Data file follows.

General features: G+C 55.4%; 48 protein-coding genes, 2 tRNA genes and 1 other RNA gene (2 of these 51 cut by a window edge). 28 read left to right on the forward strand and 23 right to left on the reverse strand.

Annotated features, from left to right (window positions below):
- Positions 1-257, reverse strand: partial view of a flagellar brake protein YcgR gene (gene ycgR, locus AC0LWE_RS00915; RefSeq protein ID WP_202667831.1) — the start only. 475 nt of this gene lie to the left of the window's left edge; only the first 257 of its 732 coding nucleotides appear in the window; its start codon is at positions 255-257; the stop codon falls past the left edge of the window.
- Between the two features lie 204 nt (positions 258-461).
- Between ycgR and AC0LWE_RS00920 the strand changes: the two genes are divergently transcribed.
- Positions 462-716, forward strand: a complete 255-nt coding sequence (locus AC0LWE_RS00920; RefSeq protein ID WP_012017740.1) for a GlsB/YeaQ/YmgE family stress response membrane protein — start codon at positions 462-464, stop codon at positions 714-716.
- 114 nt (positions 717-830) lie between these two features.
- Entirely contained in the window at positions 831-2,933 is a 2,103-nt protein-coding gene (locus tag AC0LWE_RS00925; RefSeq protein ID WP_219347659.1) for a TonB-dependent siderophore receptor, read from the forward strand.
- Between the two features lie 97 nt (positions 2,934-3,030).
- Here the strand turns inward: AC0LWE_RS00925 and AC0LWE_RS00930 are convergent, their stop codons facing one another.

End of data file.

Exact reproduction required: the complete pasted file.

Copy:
General features: G+C 55.4%; 48 protein-coding genes, 2 tRNA genes and 1 other RNA gene (2 of these 51 cut by a window edge). 28 read left to right on the forward strand and 23 right to left on the reverse strand.

Annotated features, from left to right (window positions below):
- Positions 1-257, reverse strand: partial view of a flagellar brake protein YcgR gene (gene ycgR, locus AC0LWE_RS00915; RefSeq protein ID WP_202667831.1) — the start only. 475 nt of this gene lie to the left of the window's left edge; only the first 257 of its 732 coding nucleotides appear in the window; its start codon is at positions 255-257; the stop codon falls past the left edge of the window.
- Between the two features lie 204 nt (positions 258-461).
- Between ycgR and AC0LWE_RS00920 the strand changes: the two genes are divergently transcribed.
- Positions 462-716, forward strand: a complete 255-nt coding sequence (locus AC0LWE_RS00920; RefSeq protein ID WP_012017740.1) for a GlsB/YeaQ/YmgE family stress response membrane protein — start codon at positions 462-464, stop codon at positions 714-716.
- 114 nt (positions 717-830) lie between these two features.
- Entirely contained in the window at positions 831-2,933 is a 2,103-nt protein-coding gene (locus tag AC0LWE_RS00925; RefSeq protein ID WP_219347659.1) for a TonB-dependent siderophore receptor, read from the forward strand.
- Between the two features lie 97 nt (positions 2,934-3,030).
- Here the strand turns inward: AC0LWE_RS00925 and AC0LWE_RS00930 are convergent, their stop codons facing one another.